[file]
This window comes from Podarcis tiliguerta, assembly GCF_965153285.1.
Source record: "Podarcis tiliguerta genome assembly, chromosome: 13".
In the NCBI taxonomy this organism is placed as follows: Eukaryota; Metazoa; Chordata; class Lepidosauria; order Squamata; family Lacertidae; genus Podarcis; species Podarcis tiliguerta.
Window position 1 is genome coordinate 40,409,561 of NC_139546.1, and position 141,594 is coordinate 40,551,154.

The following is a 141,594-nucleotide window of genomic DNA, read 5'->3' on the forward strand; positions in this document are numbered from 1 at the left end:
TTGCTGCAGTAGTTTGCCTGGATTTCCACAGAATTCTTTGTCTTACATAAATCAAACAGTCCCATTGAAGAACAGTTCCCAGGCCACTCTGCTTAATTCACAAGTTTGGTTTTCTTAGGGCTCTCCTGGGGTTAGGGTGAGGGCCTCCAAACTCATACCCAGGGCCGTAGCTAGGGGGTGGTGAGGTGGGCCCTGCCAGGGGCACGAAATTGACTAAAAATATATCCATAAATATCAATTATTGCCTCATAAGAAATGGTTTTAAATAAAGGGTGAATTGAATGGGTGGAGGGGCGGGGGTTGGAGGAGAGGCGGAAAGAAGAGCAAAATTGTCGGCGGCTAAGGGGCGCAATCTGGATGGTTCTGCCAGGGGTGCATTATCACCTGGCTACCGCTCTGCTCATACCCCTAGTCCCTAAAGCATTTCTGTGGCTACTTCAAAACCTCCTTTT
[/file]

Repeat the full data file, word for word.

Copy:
This window comes from Podarcis tiliguerta, assembly GCF_965153285.1.
Source record: "Podarcis tiliguerta genome assembly, chromosome: 13".
In the NCBI taxonomy this organism is placed as follows: Eukaryota; Metazoa; Chordata; class Lepidosauria; order Squamata; family Lacertidae; genus Podarcis; species Podarcis tiliguerta.
Window position 1 is genome coordinate 40,409,561 of NC_139546.1, and position 141,594 is coordinate 40,551,154.

The following is a 141,594-nucleotide window of genomic DNA, read 5'->3' on the forward strand; positions in this document are numbered from 1 at the left end:
TTGCTGCAGTAGTTTGCCTGGATTTCCACAGAATTCTTTGTCTTACATAAATCAAACAGTCCCATTGAAGAACAGTTCCCAGGCCACTCTGCTTAATTCACAAGTTTGGTTTTCTTAGGGCTCTCCTGGGGTTAGGGTGAGGGCCTCCAAACTCATACCCAGGGCCGTAGCTAGGGGGTGGTGAGGTGGGCCCTGCCAGGGGCACGAAATTGACTAAAAATATATCCATAAATATCAATTATTGCCTCATAAGAAATGGTTTTAAATAAAGGGTGAATTGAATGGGTGGAGGGGCGGGGGTTGGAGGAGAGGCGGAAAGAAGAGCAAAATTGTCGGCGGCTAAGGGGCGCAATCTGGATGGTTCTGCCAGGGGTGCATTATCACCTGGCTACCGCTCTGCTCATACCCCTAGTCCCTAAAGCATTTCTGTGGCTACTTCAAAACCTCCTTTT